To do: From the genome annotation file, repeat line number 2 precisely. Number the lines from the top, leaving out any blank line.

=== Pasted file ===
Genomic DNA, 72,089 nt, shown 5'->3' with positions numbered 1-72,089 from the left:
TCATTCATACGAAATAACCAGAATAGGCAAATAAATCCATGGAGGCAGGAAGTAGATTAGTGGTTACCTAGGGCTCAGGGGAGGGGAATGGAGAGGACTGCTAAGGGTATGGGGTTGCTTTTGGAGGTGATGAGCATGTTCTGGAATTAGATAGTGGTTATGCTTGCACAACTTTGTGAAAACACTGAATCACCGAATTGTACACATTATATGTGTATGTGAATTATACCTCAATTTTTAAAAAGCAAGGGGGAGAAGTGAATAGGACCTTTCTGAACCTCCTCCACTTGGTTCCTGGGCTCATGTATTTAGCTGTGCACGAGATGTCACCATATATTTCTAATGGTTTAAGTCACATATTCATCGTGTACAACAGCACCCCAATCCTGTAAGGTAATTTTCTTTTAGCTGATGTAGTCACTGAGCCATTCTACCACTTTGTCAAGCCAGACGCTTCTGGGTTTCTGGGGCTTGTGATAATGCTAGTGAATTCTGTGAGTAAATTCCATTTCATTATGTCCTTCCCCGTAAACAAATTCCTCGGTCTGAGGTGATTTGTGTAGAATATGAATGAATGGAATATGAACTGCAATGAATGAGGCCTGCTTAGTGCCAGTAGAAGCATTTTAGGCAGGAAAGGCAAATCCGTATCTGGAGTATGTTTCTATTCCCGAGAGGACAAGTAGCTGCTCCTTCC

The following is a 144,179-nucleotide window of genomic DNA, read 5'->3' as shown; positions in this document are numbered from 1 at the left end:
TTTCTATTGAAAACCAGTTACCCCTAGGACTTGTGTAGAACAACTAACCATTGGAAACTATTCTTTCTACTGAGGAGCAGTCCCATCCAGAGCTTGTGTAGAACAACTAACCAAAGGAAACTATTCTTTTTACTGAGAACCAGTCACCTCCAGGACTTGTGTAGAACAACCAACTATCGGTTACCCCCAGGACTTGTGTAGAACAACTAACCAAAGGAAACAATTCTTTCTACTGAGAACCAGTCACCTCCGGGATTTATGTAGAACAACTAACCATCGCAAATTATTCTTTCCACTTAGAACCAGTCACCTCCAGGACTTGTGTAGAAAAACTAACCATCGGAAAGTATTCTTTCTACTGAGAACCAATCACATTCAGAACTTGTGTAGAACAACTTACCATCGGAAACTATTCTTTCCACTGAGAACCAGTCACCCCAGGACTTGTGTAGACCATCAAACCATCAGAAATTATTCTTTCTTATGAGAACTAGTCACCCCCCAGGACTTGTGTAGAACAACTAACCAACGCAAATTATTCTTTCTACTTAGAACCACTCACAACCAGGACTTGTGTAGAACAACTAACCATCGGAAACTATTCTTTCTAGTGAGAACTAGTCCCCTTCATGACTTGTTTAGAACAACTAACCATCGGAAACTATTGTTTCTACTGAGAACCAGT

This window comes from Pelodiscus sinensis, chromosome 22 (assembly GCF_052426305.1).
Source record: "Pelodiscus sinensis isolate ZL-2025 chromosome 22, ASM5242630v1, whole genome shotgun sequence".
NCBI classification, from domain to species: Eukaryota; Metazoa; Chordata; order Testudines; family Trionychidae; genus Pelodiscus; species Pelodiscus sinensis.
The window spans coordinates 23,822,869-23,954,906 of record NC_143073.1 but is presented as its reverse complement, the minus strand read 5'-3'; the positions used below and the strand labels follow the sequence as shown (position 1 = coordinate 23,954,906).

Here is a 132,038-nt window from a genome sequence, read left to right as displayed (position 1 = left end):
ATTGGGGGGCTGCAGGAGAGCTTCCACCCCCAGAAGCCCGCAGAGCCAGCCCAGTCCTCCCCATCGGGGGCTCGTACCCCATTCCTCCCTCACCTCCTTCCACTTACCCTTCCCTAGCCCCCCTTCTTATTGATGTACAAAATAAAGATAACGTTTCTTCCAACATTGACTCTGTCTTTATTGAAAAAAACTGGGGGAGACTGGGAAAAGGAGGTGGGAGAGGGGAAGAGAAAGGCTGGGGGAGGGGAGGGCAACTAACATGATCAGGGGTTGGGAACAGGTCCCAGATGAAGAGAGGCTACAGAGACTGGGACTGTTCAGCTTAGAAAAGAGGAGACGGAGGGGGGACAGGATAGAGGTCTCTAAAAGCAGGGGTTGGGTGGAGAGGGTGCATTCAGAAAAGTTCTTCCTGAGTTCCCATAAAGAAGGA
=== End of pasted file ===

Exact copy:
TCATTCATACGAAATAACCAGAATAGGCAAATAAATCCATGGAGGCAGGAAGTAGATTAGTGGTTACCTAGGGCTCAGGGGAGGGGAATGGAGAGGACTGCTAAGGGTATGGGGTTGCTTTTGGAGGTGATGAGCATGTTCTGGAATTAGATAGTGGTTATGCTTGCACAACTTTGTGAAAACACTGAATCACCGAATTGTACACATTATATGTGTATGTGAATTATACCTCAATTTTTAAAAAGCAAGGGGGAGAAGTGAATAGGACCTTTCTGAACCTCCTCCACTTGGTTCCTGGGCTCATGTATTTAGCTGTGCACGAGATGTCACCATATATTTCTAATGGTTTAAGTCACATATTCATCGTGTACAACAGCACCCCAATCCTGTAAGGTAATTTTCTTTTAGCTGATGTAGTCACTGAGCCATTCTACCACTTTGTCAAGCCAGACGCTTCTGGGTTTCTGGGGCTTGTGATAATGCTAGTGAATTCTGTGAGTAAATTCCATTTCATTATGTCCTTCCCCGTAAACAAATTCCTCGGTCTGAGGTGATTTGTGTAGAATATGAATGAATGGAATATGAACTGCAATGAATGAGGCCTGCTTAGTGCCAGTAGAAGCATTTTAGGCAGGAAAGGCAAATCCGTATCTGGAGTATGTTTCTATTCCCGAGAGGACAAGTAGCTGCTCCTTCC